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Occupational Crime & Law: Examples

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  • 0:03 What Is Occupational Crime?
  • 2:20 Example: Charles Ponzi
  • 4:07 Example: The Enron Collapse
  • 4:54 Example: Bernie Madoff
  • 5:52 Lesson Summary
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Lesson Transcript
Instructor: Brittany McKenna

Brittany is a licensed attorney who specializes in criminal law, legal writing, and appellate practice and procedure.

This lesson discusses the concept of occupational crime and the circumstances under which it is most likely to occur. Several famous examples of occupational crime are also discussed.

What Is Occupational Crime?

Imagine that you answer phones at a large accounting firm. One day, you hear a couple of high-level executives discussing a possible merger with another large firm. You do some snooping, and soon realize that the company is poised to be sold. You think that this sale will cause stock prices to go up substantially, so you rush home to tell your family and friends to invest in the company.

As the snarky saying goes: 'No good deed goes unpunished.' What you assume was a just friendly tip to help your pals makes some easy money may have actually constituted the commission of an occupational crime. Occupational crime refers to a crime committed by someone during the course of his or her employment. Also known as workplace crime, occupational crime encompasses a wide variety of criminal acts including: theft or embezzlement, money laundering, and the misuse of company property or information.

The illegal conduct in occupational crimes originates in the employee's access to company data, property, or funds. For example, if an accountant at a large manufacturing business purposefully withholds information about company revenue from the Internal Revenue Service, the accountant has committed corporate tax fraud. In this scenario, the accountant has committed an occupational crime. He has used his access to sensitive company information (i.e., revenue reports) to defraud the IRS.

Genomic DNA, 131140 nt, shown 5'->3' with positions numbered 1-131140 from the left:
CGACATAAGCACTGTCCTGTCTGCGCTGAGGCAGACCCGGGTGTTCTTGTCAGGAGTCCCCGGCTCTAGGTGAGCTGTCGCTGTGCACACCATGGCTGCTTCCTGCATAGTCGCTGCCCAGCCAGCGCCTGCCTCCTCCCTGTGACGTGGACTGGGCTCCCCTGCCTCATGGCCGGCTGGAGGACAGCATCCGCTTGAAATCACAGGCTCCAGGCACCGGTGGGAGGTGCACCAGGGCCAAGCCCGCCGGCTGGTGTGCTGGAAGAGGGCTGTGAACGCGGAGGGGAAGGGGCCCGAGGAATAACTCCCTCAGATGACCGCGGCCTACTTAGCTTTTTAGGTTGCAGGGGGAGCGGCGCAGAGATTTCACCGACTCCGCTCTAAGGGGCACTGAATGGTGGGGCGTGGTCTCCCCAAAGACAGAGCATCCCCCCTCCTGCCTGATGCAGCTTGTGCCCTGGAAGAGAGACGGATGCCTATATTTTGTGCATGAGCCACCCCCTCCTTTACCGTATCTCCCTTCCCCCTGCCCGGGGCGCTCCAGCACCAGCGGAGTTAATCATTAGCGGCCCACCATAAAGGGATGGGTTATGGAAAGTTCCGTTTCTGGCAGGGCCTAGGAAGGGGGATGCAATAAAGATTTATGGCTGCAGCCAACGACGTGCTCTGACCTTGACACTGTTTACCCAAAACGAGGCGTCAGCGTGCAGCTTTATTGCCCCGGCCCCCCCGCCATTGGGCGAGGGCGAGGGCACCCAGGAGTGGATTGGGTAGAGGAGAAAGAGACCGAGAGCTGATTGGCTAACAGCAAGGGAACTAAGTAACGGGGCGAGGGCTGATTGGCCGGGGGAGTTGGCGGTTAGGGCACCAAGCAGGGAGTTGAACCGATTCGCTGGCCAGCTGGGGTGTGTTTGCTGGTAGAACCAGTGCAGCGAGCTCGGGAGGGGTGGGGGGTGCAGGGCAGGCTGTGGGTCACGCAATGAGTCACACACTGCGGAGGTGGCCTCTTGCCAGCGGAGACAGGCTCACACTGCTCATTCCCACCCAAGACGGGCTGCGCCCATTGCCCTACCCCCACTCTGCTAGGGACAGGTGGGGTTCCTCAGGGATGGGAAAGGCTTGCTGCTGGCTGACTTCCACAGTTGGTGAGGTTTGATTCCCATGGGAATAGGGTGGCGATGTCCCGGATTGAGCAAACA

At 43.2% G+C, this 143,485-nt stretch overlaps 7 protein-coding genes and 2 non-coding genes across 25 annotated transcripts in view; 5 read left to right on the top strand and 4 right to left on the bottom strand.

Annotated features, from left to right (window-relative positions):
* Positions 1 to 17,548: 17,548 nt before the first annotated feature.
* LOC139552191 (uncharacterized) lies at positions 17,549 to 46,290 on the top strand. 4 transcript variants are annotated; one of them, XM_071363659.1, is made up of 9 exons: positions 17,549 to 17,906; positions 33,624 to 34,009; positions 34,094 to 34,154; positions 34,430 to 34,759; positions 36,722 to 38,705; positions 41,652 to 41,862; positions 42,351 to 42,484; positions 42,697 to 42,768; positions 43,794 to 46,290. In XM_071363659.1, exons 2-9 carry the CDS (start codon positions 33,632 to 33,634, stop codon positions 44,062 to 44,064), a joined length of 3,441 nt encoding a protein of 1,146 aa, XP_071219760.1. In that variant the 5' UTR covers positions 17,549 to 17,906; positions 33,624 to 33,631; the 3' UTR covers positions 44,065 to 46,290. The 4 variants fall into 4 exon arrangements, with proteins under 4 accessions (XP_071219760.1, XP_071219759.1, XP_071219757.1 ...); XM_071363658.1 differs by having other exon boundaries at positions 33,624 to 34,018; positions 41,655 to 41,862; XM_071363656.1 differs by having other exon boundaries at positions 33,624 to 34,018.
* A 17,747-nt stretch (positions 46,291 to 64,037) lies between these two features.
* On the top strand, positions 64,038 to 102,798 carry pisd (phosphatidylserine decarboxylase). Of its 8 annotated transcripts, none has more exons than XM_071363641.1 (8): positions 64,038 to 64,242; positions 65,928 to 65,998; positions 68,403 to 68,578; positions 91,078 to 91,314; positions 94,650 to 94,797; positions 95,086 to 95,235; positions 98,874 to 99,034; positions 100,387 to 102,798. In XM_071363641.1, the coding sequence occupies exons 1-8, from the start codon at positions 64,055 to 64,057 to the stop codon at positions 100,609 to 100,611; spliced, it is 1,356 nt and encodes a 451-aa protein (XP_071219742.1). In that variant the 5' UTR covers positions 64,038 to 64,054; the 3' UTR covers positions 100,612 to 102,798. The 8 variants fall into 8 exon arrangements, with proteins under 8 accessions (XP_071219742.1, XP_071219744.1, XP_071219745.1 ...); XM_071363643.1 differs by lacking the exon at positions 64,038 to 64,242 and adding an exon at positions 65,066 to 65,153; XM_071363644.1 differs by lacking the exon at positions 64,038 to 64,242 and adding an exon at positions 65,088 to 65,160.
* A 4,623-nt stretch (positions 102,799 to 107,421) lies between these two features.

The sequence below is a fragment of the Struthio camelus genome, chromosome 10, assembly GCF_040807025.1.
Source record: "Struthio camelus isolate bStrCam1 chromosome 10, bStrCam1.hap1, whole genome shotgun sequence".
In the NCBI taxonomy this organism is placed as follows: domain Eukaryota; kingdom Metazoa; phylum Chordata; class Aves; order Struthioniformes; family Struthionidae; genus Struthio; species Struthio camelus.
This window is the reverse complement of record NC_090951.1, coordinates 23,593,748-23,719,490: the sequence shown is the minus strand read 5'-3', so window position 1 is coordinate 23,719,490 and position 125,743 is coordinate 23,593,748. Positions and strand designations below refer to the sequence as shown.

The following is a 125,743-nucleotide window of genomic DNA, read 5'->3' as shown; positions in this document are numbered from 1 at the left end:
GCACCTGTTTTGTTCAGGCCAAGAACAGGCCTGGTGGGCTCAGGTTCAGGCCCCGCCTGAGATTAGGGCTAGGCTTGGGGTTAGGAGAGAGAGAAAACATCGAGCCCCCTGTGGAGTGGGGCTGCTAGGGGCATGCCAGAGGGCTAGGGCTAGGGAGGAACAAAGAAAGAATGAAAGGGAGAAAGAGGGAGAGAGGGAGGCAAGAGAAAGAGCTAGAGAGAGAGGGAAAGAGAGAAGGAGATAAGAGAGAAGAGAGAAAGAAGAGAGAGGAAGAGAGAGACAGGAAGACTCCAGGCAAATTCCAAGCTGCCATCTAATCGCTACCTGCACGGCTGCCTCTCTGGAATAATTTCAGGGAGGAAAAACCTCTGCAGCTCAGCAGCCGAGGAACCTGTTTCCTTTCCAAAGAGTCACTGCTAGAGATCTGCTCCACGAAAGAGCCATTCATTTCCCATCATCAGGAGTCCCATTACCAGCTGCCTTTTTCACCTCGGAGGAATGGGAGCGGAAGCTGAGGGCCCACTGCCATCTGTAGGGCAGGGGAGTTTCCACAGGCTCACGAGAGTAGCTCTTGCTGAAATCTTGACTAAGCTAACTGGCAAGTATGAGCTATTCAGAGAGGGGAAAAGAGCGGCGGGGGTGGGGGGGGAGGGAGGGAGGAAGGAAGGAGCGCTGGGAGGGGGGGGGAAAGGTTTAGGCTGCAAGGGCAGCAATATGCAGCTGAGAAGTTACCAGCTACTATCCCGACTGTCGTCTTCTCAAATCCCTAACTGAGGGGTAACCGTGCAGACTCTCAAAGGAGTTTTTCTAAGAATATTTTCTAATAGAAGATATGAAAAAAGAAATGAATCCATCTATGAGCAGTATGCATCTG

The most common form of occupational crimes are white-collar crime, which are financial crimes committed by business professionals. White-collar crime is nonviolent in nature, and often arises in circumstances where business professionals misuse company information for financial gains.

Occupational crime is not only limited to business professionals in the private sector. The corruption of government officials is also considered to constitute occupational crime. Occupational crime may also be industry specific. For example, a power plant that discards waste into streams in violation of environmental regulations has committed an occupational crime. Let's take a look at a few infamous examples of occupational crime.

Example: Charles Ponzi

In 1918, Boston businessman Charles Ponzi discovered a way to make money by buying and selling postal reply coupons. Postal reply coupons allowed for someone in one country to write a letter to someone in another country with a coupon enclosed that would pay for postage for a reply. Ponzi learned that postal reply coupons were very cheap in Italy, but very expensive in America. Once he recognized the discrepancy in prices, Ponzi asked his Italian relatives to buy large amounts of postal reply coupons and send them to him in America.

Ponzi realized large profits in selling postal reply coupons in America. Soon he convinced investors to give him money to purchase coupons to be sold in America. But instead of paying investors with profits, Ponzi paid investors with money belonging to other investors. This fraudulent practice gave the impression of a highly successful business. Ponzi's scheme began to unravel in 1920. Despite living extravagantly, Ponzi was in debt.

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